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A few translators did not realize that La Belle Jardinière is a large Paris drapery store, and therefore confused it with Madame Jardinier, a very natural mistake; thus "A. K. M.," the fair Madame Jardinier; "R. A. D.,” from Mrs. Gardiner; “S. L. C.," fair Mrs. Gardiner. Blackheath" and Vic" probably did not know that the passage is taken from André Gide's account of his own childhood. They anglicized everything, and La Belle Jardinière became The Little Wonder (" Blackheath "), and Barker's ("Vic "). This would have been suitable when translating fiction or adapting a play, but not in biography. Blackheath also says the socks were ribbed instead of striped, and some other readers joined him in this error


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Yendu," "C. M. S." If Gide's socks had been ribbed, côtelées is the word he would have used; moreover, the ribbing would have prevented them from opening out at the top en tulipe. This tulip business was a stumbling block to many; for instance, Irama has it slip down in tulip fashion, but tulips do not slip down, they open out. We commend A. K. M's" curling over, bell-fashion, but the whole of his version was not in keeping with this happy idea; he begins with the ponderous expression should insinuate to me, and translates faux-col as turn down collar. Pervenche It means a separate, or detachable collar. thought it was a stiff collar; it may have been, but not necessarily so. She also mistook se cacher for se coucher.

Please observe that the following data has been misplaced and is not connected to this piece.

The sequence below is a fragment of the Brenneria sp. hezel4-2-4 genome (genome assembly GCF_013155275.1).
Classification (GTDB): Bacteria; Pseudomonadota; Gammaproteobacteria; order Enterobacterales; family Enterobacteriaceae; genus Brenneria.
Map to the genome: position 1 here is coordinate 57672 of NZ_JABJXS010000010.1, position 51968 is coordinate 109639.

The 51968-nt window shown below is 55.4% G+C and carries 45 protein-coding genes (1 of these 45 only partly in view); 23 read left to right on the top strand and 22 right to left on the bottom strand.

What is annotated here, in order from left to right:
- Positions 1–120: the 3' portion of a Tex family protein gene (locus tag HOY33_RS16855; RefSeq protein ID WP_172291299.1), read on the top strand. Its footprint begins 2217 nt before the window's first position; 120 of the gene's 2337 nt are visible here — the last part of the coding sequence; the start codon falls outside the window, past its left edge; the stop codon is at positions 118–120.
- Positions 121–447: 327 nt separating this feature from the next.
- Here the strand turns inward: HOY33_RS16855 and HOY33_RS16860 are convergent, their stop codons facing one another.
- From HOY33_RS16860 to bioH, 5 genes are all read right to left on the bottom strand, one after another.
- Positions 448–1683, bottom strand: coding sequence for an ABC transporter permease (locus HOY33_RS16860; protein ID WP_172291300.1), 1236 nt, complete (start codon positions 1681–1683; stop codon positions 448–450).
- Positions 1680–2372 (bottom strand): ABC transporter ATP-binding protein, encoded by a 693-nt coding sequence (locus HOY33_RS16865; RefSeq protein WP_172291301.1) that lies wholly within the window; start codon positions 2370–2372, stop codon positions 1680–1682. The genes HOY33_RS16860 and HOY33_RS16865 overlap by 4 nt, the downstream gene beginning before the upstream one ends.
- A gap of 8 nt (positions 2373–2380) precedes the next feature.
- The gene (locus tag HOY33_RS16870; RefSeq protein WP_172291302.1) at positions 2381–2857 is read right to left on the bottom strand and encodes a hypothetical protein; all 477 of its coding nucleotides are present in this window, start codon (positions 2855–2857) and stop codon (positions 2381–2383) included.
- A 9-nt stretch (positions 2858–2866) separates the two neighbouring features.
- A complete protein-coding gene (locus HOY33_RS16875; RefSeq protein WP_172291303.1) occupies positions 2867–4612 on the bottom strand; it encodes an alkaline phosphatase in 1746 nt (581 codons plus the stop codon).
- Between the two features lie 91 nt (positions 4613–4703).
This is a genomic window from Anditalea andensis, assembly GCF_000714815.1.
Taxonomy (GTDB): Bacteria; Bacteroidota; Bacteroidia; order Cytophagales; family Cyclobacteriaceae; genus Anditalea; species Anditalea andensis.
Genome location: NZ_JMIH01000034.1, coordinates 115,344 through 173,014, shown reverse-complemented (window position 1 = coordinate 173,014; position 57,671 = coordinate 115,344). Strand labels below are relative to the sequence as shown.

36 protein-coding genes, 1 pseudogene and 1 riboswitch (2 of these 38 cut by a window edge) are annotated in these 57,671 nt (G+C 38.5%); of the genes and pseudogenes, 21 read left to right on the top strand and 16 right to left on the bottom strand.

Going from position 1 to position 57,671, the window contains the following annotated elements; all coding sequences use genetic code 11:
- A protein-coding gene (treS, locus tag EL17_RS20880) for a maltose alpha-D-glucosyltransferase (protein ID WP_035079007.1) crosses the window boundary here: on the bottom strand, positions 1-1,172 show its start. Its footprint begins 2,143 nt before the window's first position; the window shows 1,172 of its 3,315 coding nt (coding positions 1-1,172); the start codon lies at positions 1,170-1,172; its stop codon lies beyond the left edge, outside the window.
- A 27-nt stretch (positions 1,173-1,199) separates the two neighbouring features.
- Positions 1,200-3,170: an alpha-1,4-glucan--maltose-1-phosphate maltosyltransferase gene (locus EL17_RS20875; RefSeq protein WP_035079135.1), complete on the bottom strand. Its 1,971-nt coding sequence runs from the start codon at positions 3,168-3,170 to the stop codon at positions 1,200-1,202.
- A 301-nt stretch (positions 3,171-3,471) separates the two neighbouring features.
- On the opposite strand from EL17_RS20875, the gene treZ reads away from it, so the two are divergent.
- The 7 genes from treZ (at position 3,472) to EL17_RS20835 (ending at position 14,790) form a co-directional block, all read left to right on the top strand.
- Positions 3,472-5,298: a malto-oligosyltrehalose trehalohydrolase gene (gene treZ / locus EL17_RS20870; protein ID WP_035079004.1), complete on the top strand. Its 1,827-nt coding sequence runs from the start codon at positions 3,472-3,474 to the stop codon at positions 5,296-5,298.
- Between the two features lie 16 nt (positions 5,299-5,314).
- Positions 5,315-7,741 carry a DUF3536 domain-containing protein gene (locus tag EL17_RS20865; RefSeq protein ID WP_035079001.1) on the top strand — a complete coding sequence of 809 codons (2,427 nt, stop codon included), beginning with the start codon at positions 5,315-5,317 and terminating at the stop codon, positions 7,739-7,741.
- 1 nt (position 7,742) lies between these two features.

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We were disappointed at the number of muddles made over notre situation de fortune était sensiblement supérieure ; the meaning is so very straightforward and yet some boggled over situation de fortune-social position (“ M. S.') ; position in life ("Jacob"); and others over sensiblement, giving it as obviously ("Woodlea," Max, Marianne "), visibly (M. C. C."), perceptibly ("Jacob," "Bodley," C. R. S.," "M. P."), evidently (“ Pixie '') ; calls it slightly, which is far from the meaning. Irama," "J. M. C.," and Cunctatrix' are particularly commended for appreciably better off. "E. S." followed an erroneous train of thought and said the Gides's financial position was sounder than the Jardiniers'.

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Giving the scientific explana- THE REPRODUCTION OF LIFE


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A book written on strictly scientific lines, yet within the understanding of the ordinary reader and free from all taint of erotic sentiment. It will be a real help to teachers.”—Irish School Weekly.

Seventeenth Edition. With 21 Figures in the Text and 21 Plates, II × 7 in. Price 3s. 6d. net. Postage 6d. ELEMENTARY (Second) PERSPECTIVE Theory and Practice.

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Third Edition. Pp. xii × 332, with 121 Figs. Price 8s. 6d. Postage, 6d.

PRACTICAL MICROSCOPY By J. F. SHILLINGTON SCALES, F.R.M.C. "A more practicable handbook on the microscope does not exist."-Pharmaceutical Journal.

ATLAS MODELS OF THE ANATOMY AND PHYSIOLOGY OF THE HUMAN BODY These Atlas Models measure 17 x 9 in., and consist of Coloured Plates by G. M. DUPUY, M.D., with illustrated Text by HUBERT BISS, M.A., M.D., Cantab.